Women who became unemployed after the Taliban’s decree banning women from working in NGO have called on the Taliban to remove the restrictions at the earliest.
According to Afghanistan-based Tolo News, women who became unemployed after a Taliban decree that banned women from working in non-governmental organizations (NGO), have called on the organisation to remove the restrictions at the earliest. The unemployed women emphasised that providing work opportunities for women was the responsibility of the Taliban.
Mashhoda, who worked to support her family financially, said that knowledge and work are the basic right of every person. Mashhoda said, “Most of the family’s breadwinners are women in Afghanistan because they don’t have brothers and fathers. Instead of depriving women of the right to work, the government should provide them with the opportunity to work,” according to Tolo News report.
An employee of an organisation, Sema urged the Taliban to “cancel the ban on work for girls and women for Eid and allow the women and girls to participate in the development of Afghanistan as members of society”.
Work is being conducted to allow women to return to work if there is no Sharia problem: Taliban
The Taliban has responded saying that work is being conducted to allow women to return to work if there is no Sharia problem. Taliban spokesperson Zabihullah Mujahid said, “Work is underway in this regard. In the section that does not have any Sharia problem, God willing, the situation will be favourable.”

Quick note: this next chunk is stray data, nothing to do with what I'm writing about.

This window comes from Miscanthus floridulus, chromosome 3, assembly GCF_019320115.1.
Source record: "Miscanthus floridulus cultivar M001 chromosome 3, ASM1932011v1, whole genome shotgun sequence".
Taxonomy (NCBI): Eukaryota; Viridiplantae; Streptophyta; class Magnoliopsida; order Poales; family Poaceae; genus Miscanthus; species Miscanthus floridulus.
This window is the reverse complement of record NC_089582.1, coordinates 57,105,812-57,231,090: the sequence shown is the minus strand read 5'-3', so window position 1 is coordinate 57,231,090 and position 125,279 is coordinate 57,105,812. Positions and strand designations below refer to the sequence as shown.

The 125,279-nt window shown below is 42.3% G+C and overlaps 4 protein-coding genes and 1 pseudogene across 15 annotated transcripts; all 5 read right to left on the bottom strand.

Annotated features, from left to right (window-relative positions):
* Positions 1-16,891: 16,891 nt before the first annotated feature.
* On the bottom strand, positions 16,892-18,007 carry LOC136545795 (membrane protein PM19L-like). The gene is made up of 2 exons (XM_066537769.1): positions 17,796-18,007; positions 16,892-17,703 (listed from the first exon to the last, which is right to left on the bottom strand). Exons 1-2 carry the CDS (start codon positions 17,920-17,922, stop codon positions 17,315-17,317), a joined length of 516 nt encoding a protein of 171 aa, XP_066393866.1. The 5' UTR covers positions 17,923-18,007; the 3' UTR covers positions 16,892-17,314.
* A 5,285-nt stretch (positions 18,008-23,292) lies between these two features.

Earlier, Richard Bennett, UN special rapporteur for Afghanistan, said, “The Taliban in the past 21 months has issued more than 50 orders against Afghan women and girls. Bennett made the remarks at the 50th meeting of the Human Rights Council. More than six months back, the Taliban barred women from working in non-governmental organizations in Afghanistan.”
UNICEF expresses concerns on the condition of Afghanistan
Earlier this month, UNICEF also expressed concerns that if international non-governmental organisations working in the field of education are no longer allowed to operate in Afghanistan, it will affect highly affect the education of the children in the war-torn nation.
UNICEF in a statement said that Afghanistan could lose out on quality learning through community-based education within a month if international non-governmental organizations working in the field of education are no longer allowed to work.
“As the lead agency for the education cluster in Afghanistan, UNICEF is deeply concerned about reports that over 500,000 children, including over 300,000 girls, could lose out on quality learning through Community Based Education within a month if international non-governmental organizations working in the field of education are no longer allowed to operate and if handovers to national NGOs are done without comprehensive assessment and capacity building,” the UNICEF said.
Fazal Saberi, the head of an NGO, expressed fear that if these NGOs stopped operating, Afghan children’s access to education would be permanently gone.” Suraya Paikan, a women’s rights activist, said, “Such suspension of (NGOs) operations will damage the education of Afghanistan and the Afghan children will be vulnerable.”
Afghanistan is facing its worst humanitarian crisis and the women of the country are denied fundamental rights. According to a World Food Programme assessment, Afghanistan is one of the nations with extreme food insecurity, with nine million people affected by severe economic difficulties and hunger.
Source : REPUBLICWORLD